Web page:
Cinema releases

Besides a re-edited version of the pilot, released originally in Canada, Europe and parts of Latin America and, following the broadcast of the series, in the U.S., two other Battlestar Galactica feature films were released in cinemas. Both Mission Galactica: The Cylon Attack & Conquest of the Earth were made up of various episodes of the original series and Galactica 1980 respectively. (See: List of Battlestar Galactica feature films)

Attempted revivals

The original series maintained a cult fandom, which has supported efforts by Glen A. Larson, Richard Hatch, and Bryan Singer (independent of each other) to revive the premise.

Richard Hatch produced a demonstration video in 1998–1999 which featured several actors from the original series combined with state-of-the-art special effects. This video, titled Battlestar Galactica: The Second Coming, was displayed at science fiction conventions, but did not lead to a new series.

In 1999, Wing Commander producer Todd Moyer and original series producer Glen A. Larson revealed plans to produce a motion picture based on the television series.[2] [3][4] It would have featured Battlestar Pegasus.

In 2000, the director and an executive producer of the X-Men film, Bryan Singer and Tom DeSanto, began developing a Galactica television miniseries with Studios USA for FOX. Intended to air as a backdoor pilot in May 2002, filming was scheduled to begin in November 2001.[5] However, production delays caused by the September 11, 2001 attacks meant Bryan Singer had to drop out, due to his directing commitments on X-Men 2. This led Fox to lose interest in the project.

2003 re-imagining

Main article: Battlestar Galactica (re-imagining)

Despite attempts to revive the series over the years, none came to fruition until it was reimagined in 2003 by Universal Television in association with Sky One and the Sci Fi Channel with Ronald D. Moore as the creative force behind it. Edward James Olmos stepped into the role of Commander Adama. A weekly new Galactica series followed, premiering on Sky One in the UK and Ireland in October 2004, and on Sci-Fi in the U.S. in January 2005.


Main article: Battlestar Galactica (TV miniseries)

In December 2003, the American Sci Fi channel broadcast a three-hour miniseries that reimagined Battlestar Galactica. This miniseries was so successful that Sci-Fi opted to develop this new version of Galactica into a television series.

Television series

Main article: Battlestar Galactica (2004 TV series)

See also: List of Battlestar Galactica (re-imagined series) episodes

Featuring critically-acclaimed veteran actors Edward James Olmos as Commander William Adama and Mary McDonnell as President Laura Roslin, the new series first aired in the UK and Ireland on Sky One in October 2004. The series debuted in North America on the Sci-Fi Channel in January 2005.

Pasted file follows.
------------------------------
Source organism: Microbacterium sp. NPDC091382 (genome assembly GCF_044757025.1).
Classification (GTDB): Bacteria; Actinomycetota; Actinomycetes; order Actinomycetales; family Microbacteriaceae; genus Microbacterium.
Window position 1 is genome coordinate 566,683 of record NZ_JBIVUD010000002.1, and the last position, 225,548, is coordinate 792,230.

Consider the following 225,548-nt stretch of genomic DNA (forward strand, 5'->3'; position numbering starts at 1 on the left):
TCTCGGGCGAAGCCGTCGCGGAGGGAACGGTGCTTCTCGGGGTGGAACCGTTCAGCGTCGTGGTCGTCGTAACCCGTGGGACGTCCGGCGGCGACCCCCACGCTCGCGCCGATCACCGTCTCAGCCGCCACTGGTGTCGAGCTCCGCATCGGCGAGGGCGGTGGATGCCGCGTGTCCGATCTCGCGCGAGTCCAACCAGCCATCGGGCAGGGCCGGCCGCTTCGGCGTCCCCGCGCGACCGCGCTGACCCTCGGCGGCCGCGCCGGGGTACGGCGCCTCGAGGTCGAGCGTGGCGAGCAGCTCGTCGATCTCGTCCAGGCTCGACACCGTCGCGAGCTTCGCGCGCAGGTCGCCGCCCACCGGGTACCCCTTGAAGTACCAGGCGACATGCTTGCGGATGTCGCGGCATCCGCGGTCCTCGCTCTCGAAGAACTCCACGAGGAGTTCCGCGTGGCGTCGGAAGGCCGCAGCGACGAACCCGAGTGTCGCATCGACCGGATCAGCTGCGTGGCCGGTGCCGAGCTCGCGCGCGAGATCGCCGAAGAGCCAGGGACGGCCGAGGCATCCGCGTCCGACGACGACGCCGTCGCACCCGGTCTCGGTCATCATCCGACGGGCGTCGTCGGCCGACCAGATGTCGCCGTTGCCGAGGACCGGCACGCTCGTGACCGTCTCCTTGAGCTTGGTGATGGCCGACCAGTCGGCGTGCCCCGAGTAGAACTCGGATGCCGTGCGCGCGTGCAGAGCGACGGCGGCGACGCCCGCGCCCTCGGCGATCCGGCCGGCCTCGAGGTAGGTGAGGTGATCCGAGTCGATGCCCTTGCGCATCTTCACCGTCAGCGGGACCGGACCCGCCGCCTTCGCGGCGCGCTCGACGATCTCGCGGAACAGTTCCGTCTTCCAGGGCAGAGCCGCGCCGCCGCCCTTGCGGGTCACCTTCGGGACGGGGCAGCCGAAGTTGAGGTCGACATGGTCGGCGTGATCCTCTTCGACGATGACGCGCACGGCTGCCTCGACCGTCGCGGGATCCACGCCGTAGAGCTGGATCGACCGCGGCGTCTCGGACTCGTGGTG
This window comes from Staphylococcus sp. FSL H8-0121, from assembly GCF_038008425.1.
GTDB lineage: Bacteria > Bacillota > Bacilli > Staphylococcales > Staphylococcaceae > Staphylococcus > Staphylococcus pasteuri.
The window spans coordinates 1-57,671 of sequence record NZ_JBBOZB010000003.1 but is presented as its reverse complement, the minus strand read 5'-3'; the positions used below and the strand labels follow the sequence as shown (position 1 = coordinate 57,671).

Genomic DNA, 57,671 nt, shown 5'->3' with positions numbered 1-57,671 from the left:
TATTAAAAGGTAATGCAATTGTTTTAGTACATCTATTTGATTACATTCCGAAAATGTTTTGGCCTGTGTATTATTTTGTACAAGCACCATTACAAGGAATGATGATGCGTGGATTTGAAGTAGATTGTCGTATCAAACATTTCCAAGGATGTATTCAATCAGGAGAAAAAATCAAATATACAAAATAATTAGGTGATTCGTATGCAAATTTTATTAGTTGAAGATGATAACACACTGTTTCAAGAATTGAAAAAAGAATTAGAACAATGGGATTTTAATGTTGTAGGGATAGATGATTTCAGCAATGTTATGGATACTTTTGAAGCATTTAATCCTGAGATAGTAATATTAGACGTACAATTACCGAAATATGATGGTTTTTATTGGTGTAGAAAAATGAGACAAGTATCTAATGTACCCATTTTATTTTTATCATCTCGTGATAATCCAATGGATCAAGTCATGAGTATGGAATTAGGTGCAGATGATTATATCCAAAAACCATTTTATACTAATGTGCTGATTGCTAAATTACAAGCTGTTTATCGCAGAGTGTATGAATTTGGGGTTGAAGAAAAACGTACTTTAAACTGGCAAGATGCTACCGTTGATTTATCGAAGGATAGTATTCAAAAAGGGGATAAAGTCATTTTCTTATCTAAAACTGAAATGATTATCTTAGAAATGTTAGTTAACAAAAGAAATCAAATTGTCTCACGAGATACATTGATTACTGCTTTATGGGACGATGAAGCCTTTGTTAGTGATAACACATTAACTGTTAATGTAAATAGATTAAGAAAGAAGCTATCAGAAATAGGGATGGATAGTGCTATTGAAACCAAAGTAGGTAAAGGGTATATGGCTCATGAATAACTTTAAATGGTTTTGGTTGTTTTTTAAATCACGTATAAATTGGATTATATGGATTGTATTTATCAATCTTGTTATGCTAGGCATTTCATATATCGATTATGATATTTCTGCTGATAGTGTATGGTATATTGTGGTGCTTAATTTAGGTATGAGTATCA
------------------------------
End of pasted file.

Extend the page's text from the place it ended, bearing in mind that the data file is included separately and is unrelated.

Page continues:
An edited version of the "pilot" miniseries was broadcast on NBC—a corporate sibling of the Sci-Fi Channel—on January 9, 2005, five days before the Sci-Fi series premiere.[citation needed] NBC also aired three selected first-season episodes to promote the show in advance of the second-season premiere in July 2005. Three seasons aired on Sci-Fi and Sky One between 2005 and 2007. A two-hour "prequel" film, Battlestar Galactica: Razor, aired on Sci-Fi on Saturday November 24, 2007. A fourth, reportedly final, season is scheduled to begin airing April 4, 2008.[6][7] Owing to production delays caused by the 2007-2008 Writers Guild strike, it has been reported that the fourth season will be split into two 10-episode pieces, the second part of which will air in 2009.[8]

The series has won widespread acclaim among many mainstream non-genre publications. Time magazine,[9] Rolling Stone magazine[10] and New York Newsday[11] named it the best show on television in 2005. Other publications like The New York Times,[12] The New Yorker[13] and National Review[14] also gave the show positive reviews.


Main article: Battlestar Galactica: The Resistance

The webisodes were a series of shorts produced to promote the third season of the show. They filled in some of the events between the second and third seasons and featured some of the main cast. These webisodes were made so as not to reveal what would happen in the beginning of season three. Season 3 was also set up so that missing the webisodes would not leave a viewer confused about the story.

Each of the ten webisodes was approximately three minutes in length, and they were released twice a week leading up to the U.S. Season 3 premiere.


Main article: Battlestar Galactica: Razor